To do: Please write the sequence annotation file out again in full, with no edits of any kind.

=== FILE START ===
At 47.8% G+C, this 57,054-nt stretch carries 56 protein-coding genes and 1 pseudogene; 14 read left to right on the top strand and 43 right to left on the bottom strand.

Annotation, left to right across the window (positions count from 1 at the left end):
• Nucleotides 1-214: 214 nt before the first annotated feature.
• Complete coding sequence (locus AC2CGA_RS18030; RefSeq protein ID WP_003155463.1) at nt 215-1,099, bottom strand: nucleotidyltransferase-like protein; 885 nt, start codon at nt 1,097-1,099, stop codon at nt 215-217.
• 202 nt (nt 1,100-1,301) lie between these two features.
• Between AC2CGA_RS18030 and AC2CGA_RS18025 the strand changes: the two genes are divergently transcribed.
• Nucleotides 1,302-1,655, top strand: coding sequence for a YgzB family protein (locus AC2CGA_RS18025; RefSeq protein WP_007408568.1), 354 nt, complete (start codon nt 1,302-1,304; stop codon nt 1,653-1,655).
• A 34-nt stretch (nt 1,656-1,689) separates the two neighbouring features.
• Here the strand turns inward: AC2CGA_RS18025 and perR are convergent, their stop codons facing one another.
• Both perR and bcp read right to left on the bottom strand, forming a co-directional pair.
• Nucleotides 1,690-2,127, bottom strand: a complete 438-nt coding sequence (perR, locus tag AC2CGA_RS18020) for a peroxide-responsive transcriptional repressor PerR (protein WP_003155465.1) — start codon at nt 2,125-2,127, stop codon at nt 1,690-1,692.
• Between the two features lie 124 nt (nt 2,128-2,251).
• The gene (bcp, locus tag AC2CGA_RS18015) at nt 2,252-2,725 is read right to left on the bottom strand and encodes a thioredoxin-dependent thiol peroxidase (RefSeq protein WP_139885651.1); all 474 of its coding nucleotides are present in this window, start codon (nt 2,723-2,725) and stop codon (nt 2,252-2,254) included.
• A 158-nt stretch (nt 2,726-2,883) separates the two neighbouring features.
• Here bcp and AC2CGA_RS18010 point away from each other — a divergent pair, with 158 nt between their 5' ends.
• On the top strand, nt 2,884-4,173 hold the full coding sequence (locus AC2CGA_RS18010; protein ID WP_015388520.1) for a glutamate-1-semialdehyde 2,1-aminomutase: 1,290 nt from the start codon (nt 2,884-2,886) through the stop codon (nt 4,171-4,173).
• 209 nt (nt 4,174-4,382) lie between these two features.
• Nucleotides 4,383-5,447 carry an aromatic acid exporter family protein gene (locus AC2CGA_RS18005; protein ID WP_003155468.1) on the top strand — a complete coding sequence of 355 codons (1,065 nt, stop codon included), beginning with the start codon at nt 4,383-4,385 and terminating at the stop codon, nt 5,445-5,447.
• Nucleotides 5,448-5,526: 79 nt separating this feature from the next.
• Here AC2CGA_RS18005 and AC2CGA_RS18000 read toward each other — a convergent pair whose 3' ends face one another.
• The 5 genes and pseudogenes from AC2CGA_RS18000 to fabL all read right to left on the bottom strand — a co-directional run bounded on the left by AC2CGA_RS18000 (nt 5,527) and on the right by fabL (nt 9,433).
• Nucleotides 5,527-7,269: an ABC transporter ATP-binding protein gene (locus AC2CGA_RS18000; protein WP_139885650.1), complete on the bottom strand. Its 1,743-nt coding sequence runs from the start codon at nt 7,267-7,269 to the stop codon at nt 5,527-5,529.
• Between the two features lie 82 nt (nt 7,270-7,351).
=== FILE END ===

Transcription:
At 47.8% G+C, this 57,054-nt stretch carries 56 protein-coding genes and 1 pseudogene; 14 read left to right on the top strand and 43 right to left on the bottom strand.

Annotation, left to right across the window (positions count from 1 at the left end):
• Nucleotides 1-214: 214 nt before the first annotated feature.
• Complete coding sequence (locus AC2CGA_RS18030; RefSeq protein ID WP_003155463.1) at nt 215-1,099, bottom strand: nucleotidyltransferase-like protein; 885 nt, start codon at nt 1,097-1,099, stop codon at nt 215-217.
• 202 nt (nt 1,100-1,301) lie between these two features.
• Between AC2CGA_RS18030 and AC2CGA_RS18025 the strand changes: the two genes are divergently transcribed.
• Nucleotides 1,302-1,655, top strand: coding sequence for a YgzB family protein (locus AC2CGA_RS18025; RefSeq protein WP_007408568.1), 354 nt, complete (start codon nt 1,302-1,304; stop codon nt 1,653-1,655).
• A 34-nt stretch (nt 1,656-1,689) separates the two neighbouring features.
• Here the strand turns inward: AC2CGA_RS18025 and perR are convergent, their stop codons facing one another.
• Both perR and bcp read right to left on the bottom strand, forming a co-directional pair.
• Nucleotides 1,690-2,127, bottom strand: a complete 438-nt coding sequence (perR, locus tag AC2CGA_RS18020) for a peroxide-responsive transcriptional repressor PerR (protein WP_003155465.1) — start codon at nt 2,125-2,127, stop codon at nt 1,690-1,692.
• Between the two features lie 124 nt (nt 2,128-2,251).
• The gene (bcp, locus tag AC2CGA_RS18015) at nt 2,252-2,725 is read right to left on the bottom strand and encodes a thioredoxin-dependent thiol peroxidase (RefSeq protein WP_139885651.1); all 474 of its coding nucleotides are present in this window, start codon (nt 2,723-2,725) and stop codon (nt 2,252-2,254) included.
• A 158-nt stretch (nt 2,726-2,883) separates the two neighbouring features.
• Here bcp and AC2CGA_RS18010 point away from each other — a divergent pair, with 158 nt between their 5' ends.
• On the top strand, nt 2,884-4,173 hold the full coding sequence (locus AC2CGA_RS18010; protein ID WP_015388520.1) for a glutamate-1-semialdehyde 2,1-aminomutase: 1,290 nt from the start codon (nt 2,884-2,886) through the stop codon (nt 4,171-4,173).
• 209 nt (nt 4,174-4,382) lie between these two features.
• Nucleotides 4,383-5,447 carry an aromatic acid exporter family protein gene (locus AC2CGA_RS18005; protein ID WP_003155468.1) on the top strand — a complete coding sequence of 355 codons (1,065 nt, stop codon included), beginning with the start codon at nt 4,383-4,385 and terminating at the stop codon, nt 5,445-5,447.
• Nucleotides 5,448-5,526: 79 nt separating this feature from the next.
• Here AC2CGA_RS18005 and AC2CGA_RS18000 read toward each other — a convergent pair whose 3' ends face one another.
• The 5 genes and pseudogenes from AC2CGA_RS18000 to fabL all read right to left on the bottom strand — a co-directional run bounded on the left by AC2CGA_RS18000 (nt 5,527) and on the right by fabL (nt 9,433).
• Nucleotides 5,527-7,269: an ABC transporter ATP-binding protein gene (locus AC2CGA_RS18000; protein WP_139885650.1), complete on the bottom strand. Its 1,743-nt coding sequence runs from the start codon at nt 7,267-7,269 to the stop codon at nt 5,527-5,529.
• Between the two features lie 82 nt (nt 7,270-7,351).